(Both laugh)

MARGARET BRENNAN: Well, when you - I mean, just fundamentally - when you, when you lend money, both parties are at risk. So in coming in here, JP Morgan has to change some of the parameters because you're reaching people who are unbanked. 


MARGARET BRENNAN: How do you know if someone is credit worthy If they've never owned a home, they've never had a bank account? How do you know you're making a good bet? 

DIMON: It's a great question. So when you try, when you're here and you ask and you know the neighborhoods and you work with government, you do multiple things, So we do special things. We have- we call special credit, I won't go through legal parameters, but you can do  - use other facts that are not used in traditional underwriting, like do you- have you paid rent for 10 years? So you and I would both say, if there is a mother or father or family paying rent for 10 years, that's a good credit sign, so we take a little bit of a stretch on that. 

And so we live and learn, and so you can use a lot of data to do that. The government here, realize when it comes to lifting up neighborhoods, you can't do- you can't have a block where 50 homes, you know, 50 townhouses are bad or destroyed, and 50 are occupied. You have to lift all of them up. 

So the government here came up with a very special program, to put in the seed money to rehab-fit the whole block. Once they rehab the whole block, we can step in and start making mortgages. So people can buy the homes and live there. And so there are- there are multiple paths to do it. On the entrepreneur of color fund that we do with small businesses, you know, we get- we give them an advisor too.That gives us great comfort that they're doing the right things.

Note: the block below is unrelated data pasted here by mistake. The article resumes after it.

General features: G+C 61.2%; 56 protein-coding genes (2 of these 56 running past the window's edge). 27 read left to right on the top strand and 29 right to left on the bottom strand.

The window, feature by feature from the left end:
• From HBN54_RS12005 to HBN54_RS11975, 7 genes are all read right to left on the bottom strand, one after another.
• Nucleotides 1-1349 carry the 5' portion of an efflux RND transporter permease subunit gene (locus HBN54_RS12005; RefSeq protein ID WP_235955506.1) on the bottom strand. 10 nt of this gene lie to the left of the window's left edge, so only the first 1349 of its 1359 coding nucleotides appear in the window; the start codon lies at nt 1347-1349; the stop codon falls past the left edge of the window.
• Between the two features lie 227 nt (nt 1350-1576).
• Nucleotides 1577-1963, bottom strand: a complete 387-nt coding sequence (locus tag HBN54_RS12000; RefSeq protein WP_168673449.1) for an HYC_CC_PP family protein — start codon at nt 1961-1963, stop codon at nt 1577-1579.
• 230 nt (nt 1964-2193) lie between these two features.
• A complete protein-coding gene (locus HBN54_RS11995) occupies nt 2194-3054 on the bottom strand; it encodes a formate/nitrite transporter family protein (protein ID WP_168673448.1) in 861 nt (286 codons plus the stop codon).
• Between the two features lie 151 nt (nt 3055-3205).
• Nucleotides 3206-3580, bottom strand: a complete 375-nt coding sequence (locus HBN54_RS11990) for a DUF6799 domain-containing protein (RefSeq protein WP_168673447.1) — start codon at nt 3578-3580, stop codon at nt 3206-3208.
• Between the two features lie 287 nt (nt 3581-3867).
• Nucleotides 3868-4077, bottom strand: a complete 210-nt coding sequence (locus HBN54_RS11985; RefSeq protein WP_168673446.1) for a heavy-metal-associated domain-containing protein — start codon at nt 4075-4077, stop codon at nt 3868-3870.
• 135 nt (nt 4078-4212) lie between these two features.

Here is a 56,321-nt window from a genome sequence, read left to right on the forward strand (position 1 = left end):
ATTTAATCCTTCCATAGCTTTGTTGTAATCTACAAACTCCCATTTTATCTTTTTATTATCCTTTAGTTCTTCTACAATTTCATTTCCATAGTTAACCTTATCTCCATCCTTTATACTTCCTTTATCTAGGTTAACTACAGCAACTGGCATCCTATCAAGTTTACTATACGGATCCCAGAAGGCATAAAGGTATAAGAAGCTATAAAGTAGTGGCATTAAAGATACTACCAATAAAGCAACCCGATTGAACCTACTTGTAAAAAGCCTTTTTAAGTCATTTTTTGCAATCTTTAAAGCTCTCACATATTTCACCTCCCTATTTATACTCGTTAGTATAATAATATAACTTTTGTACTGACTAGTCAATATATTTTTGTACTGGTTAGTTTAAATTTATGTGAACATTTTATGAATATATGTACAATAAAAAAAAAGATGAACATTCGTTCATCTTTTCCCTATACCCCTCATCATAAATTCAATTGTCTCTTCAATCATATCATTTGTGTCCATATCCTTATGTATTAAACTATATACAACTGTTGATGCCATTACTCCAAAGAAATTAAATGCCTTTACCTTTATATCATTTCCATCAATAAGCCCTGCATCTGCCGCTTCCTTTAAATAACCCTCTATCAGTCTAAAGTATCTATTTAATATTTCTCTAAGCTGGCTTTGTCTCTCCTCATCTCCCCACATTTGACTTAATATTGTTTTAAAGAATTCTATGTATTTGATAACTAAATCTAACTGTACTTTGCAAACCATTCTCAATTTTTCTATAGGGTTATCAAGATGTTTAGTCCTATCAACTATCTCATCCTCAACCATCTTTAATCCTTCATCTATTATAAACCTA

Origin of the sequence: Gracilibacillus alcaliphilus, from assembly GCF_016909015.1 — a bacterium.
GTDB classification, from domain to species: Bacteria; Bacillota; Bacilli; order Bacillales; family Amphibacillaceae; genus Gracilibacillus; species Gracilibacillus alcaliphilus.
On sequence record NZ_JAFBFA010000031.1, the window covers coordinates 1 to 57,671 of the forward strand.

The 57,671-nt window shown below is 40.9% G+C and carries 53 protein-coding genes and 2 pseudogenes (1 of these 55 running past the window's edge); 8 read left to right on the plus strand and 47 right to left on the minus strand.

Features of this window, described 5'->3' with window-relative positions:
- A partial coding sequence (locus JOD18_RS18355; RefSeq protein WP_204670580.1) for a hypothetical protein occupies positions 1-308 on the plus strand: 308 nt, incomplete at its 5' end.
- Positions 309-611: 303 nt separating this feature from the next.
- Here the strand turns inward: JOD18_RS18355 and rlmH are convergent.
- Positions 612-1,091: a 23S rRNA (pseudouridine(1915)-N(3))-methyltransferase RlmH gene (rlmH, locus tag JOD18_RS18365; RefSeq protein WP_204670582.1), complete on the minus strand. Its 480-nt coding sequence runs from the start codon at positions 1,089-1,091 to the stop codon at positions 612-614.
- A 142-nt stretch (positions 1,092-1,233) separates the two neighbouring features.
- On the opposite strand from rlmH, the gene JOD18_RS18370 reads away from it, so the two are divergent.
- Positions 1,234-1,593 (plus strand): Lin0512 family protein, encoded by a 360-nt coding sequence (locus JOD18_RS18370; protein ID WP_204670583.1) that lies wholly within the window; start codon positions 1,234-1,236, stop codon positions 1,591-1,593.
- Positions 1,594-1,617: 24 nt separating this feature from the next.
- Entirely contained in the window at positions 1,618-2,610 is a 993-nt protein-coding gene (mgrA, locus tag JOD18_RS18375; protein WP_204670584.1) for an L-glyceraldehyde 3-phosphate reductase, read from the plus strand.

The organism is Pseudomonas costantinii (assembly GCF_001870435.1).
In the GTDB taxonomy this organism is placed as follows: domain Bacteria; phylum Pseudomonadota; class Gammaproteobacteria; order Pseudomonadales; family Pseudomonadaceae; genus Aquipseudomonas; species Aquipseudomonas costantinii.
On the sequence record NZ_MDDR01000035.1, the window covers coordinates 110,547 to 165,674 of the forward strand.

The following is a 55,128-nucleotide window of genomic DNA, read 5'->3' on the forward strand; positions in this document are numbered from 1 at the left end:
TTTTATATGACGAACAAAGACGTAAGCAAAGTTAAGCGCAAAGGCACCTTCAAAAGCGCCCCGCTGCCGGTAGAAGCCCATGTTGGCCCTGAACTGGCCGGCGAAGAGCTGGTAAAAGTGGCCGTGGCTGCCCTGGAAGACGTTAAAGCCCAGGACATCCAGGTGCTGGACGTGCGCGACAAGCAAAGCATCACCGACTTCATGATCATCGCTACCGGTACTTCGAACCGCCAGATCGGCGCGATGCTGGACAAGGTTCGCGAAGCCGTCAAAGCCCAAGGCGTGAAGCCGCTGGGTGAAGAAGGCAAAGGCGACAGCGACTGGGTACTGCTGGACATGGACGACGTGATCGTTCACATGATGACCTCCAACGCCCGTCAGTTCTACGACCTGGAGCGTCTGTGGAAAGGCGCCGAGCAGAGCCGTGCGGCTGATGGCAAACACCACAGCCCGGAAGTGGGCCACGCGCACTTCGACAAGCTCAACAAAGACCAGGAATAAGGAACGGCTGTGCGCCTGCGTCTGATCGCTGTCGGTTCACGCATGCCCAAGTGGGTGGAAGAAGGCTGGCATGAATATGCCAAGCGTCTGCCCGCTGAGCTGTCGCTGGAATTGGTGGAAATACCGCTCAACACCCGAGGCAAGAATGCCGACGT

MARGARET BRENNAN: So you've been critical in the past, though of government-backed lenders like Fannie Mae and Freddie Mac, for their role in the last crisis and, and loosening up the ability to take loans. This was all at that time well intended - 


MARGARET BRENNAN: -to boost homeownership

DIMON: Yes (crosstalk)

MARGARET BRENNAN: So you can have a good intention and fix it wrong (crosstalk)

DIMON: You're absolutely correct. You know, things done badly are bad. And so there are a lot of examples where lenders did the wrong thing and the case banks and stuff like that, but we test, we learn, we test, we learn. And so this -  these are not government programs, these are programs that we do that we're pretty comfortable doing a good thing. Do we take extra risk. Yes, but that's part of our job. We've banked venture capital companies, we bank startups, we bank a lot of people. We're adults, we're big boys, we know that their credit cycles thing go up or down. 

So we're not taking so much risk that it's going to sink a company. Remember, Fannie and Freddie went bankrupt. The government paid, you know, hundreds of billions of dollars in that. And the other thing there by the way is some of the underwriting was hidden. People didn't actually know what other people - with people were doing in the underwriting which is not the case you here.

MARGARET BRENNAN: So the overall intent of boosting homeownership you believe is really important? 

DIMON: Yes. 

MARGARET BRENNAN: But in this moment we're in right now - you have mortgage rates -what? About 7%? 

DIMON: 6 1/2 % yeah

MARGARET BRENNAN: Yeah, right around there. It's hard to get access, but the Fed's also trying to cool off a housing market bubble. 



DIMON: Another good question. We look right through that - so this isn't we're not doing this and pulling in or pulling out our horns because the markets are good or bad. This is, you get to a community, you start doing it.